VIC Reeves has a non-removable tumour in his head which has left him permanently deaf in one ear – persuading him to ditch his stereo albums.
The comedian said he has to have regular MRI scans to check the growth, which means he can't tell where cars are coming from when he partially hears them approaching.
The star of the Vic and Bob comedy duo said: "I've got a vestibular schwannoma – it's a tumour in my head.
"I've gone completely deaf, 100 per cent deaf, in the left ear, and it will never come back.
"It's dead – absolutely completely gone.
"It's like the size of a grape so they just have to keep an eye on it.
"It's benign. They can't remove it – they can shrink it or they can leave it and keep an eye on it, and that's what they're doing.
Can you imagine a life without stereo records – no more will I hear Jimi Hendrix
"The eardrum and your brain, there's a nerve and that takes all the information from your ear to your brain and the tumour is right in between the nerve, so it's gone ping and snapped it and you can't reattach nerves."
He said the deafness in the ear affects his hobby of bird watching, and has also ruined his ability to enjoy music.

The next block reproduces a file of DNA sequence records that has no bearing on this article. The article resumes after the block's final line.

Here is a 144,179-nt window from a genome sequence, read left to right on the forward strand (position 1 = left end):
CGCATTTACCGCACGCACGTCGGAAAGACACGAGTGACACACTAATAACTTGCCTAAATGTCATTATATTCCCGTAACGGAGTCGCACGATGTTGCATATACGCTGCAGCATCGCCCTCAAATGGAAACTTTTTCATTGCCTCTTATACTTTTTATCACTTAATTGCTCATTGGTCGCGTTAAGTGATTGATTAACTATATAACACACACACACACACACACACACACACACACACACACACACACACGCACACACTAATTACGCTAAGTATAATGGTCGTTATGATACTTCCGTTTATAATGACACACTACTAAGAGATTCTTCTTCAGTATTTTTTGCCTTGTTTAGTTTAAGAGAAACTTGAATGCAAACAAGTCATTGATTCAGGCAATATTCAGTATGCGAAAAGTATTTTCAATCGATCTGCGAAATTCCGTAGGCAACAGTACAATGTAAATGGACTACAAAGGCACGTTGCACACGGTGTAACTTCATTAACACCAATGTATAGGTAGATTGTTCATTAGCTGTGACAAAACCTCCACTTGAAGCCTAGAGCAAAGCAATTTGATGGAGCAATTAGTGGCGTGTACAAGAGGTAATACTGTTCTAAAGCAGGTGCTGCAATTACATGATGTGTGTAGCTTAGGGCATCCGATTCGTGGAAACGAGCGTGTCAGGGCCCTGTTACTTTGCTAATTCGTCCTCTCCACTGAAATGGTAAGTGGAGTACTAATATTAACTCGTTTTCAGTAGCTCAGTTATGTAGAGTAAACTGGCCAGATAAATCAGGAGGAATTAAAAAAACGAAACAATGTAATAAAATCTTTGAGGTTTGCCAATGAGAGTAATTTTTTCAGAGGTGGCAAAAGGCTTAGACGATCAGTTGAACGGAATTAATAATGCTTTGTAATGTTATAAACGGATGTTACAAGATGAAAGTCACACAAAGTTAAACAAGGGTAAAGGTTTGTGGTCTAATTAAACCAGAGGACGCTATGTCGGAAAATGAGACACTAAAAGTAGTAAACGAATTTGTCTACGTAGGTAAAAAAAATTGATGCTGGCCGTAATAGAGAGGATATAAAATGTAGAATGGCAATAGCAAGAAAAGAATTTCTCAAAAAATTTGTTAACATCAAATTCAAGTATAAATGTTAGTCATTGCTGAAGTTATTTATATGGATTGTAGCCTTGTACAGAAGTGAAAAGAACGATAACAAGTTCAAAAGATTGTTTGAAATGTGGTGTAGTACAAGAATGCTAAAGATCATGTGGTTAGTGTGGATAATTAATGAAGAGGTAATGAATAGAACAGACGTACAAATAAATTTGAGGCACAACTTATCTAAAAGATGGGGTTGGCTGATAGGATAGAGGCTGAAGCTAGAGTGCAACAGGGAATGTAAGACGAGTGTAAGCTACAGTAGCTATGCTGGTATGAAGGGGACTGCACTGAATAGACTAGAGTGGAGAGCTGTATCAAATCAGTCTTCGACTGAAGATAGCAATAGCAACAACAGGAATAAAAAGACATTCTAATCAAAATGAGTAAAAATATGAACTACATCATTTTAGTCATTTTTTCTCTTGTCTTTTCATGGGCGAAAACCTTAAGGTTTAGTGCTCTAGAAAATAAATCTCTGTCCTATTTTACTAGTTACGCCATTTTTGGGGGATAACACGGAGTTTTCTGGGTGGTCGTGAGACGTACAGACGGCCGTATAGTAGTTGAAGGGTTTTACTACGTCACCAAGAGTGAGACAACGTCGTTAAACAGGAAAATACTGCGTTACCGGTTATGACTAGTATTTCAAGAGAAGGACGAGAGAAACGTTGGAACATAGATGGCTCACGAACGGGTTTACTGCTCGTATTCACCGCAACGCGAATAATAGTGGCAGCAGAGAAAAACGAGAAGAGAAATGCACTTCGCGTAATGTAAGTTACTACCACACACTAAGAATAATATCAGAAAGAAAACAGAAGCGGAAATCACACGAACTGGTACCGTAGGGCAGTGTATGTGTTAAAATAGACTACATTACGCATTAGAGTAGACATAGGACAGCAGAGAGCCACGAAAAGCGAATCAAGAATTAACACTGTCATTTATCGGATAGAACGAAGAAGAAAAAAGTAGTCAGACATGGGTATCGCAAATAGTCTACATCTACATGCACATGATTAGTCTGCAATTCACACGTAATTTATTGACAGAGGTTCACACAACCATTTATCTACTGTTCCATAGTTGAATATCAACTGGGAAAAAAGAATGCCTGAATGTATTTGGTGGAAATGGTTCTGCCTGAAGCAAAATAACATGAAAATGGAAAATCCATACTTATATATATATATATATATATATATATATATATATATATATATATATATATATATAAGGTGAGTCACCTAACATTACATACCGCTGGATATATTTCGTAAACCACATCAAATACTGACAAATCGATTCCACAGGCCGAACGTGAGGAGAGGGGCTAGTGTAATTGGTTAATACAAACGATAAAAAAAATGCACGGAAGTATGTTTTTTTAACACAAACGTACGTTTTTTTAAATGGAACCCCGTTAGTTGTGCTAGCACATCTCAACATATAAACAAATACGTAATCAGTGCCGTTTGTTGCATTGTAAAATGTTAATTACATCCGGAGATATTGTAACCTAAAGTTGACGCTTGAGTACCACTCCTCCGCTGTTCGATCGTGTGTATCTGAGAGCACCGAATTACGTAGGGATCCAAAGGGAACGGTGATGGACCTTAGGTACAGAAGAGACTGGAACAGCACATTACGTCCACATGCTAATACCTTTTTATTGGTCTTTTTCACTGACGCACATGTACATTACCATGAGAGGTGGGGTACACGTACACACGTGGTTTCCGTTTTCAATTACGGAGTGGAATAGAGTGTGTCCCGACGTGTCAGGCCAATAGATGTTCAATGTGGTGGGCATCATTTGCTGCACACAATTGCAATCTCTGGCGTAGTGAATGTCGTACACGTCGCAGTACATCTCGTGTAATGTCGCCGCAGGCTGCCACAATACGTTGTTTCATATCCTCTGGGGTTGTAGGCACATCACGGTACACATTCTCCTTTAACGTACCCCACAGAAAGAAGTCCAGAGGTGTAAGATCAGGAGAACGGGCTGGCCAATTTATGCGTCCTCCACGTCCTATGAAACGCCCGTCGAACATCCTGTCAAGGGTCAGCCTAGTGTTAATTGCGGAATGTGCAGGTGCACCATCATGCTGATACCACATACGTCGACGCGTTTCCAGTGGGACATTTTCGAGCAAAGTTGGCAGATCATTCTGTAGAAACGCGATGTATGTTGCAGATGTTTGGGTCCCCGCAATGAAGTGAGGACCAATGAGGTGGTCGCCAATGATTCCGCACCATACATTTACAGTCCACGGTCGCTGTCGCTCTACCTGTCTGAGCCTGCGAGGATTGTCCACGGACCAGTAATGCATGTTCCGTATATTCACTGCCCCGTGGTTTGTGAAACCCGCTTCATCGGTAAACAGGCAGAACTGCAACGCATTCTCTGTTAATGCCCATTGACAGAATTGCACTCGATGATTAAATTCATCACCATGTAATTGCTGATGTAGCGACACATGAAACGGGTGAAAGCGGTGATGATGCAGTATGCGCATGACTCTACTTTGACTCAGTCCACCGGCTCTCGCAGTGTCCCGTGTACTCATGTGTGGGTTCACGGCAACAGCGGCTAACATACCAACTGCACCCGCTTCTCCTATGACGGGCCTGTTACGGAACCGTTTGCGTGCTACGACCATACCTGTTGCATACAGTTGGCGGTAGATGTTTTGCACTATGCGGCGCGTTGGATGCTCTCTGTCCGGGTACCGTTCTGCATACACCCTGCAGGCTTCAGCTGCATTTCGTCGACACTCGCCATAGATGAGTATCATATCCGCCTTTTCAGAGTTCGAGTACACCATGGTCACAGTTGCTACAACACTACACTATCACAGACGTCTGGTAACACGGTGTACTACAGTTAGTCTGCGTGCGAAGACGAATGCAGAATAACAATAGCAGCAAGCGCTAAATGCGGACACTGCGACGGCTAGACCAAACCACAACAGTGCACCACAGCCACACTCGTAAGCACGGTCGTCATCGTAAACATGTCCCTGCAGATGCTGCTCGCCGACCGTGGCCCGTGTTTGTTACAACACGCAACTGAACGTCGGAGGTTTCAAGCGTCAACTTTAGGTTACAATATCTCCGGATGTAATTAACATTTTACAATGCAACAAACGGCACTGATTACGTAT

Vic, a keen musician who has had a number one hit with Dizzy and a number three with a re-working of The Monkees' I'm a Believer, decided to get rid of his stereo record collection because the albums had different sounds coming out from each side, so he couldn't appreciate them any more.
He particularly rued how electric guitar solos – like Jimi Hendrix's on 'If 6 was 9' – and drum solos that changed from the bass to treble side would now be lost on him.
He added: "I had to throw away all me stereo LPs.
"I'm living with deafness. Can you imagine a life without stereo records – no more will I hear Jimi Hendrix, well the producer. On If 6 was 9 he goes all over the place.
"I thought it was great stereo when it first happened. All I've got left is Frank Ifield and mono!"
Vic, 62, whose real name is Jim Moir, continued: "Because I like going out bird watching I never know where the birds are because I can hear them, but I don't know what direction they're in.
"If an aeroplane flies over or a car approaches, I don't know where it is."
He told Adam Buxton on his podcast how he hates having to have his MRI scans.
"The last time they put me in one I said 'get me out of here quick'," he said. "I just couldn't do it, so I ended up having to pay for it, but they got my head which is all they wanted."
A vestibular schwannoma usually grows slowly over many years.
Acoustic neuromas grow on the nerve used for hearing and balance, which as well as causing hearing loss, can result in unsteadiness and a sensation of moving or spinning.
They tend to affect adults aged 30 to 60 and usually have no obvious cause, although a small number of cases are a result of a genetic condition.
They can become serious if they grow large and lead to a life-threatening build-up of fluid on the brain, blurred or double vision, pain or weakness down one side of the face, and problems with limb co-ordination.
If they become dangerously large, surgery can be required – but it carries risks.
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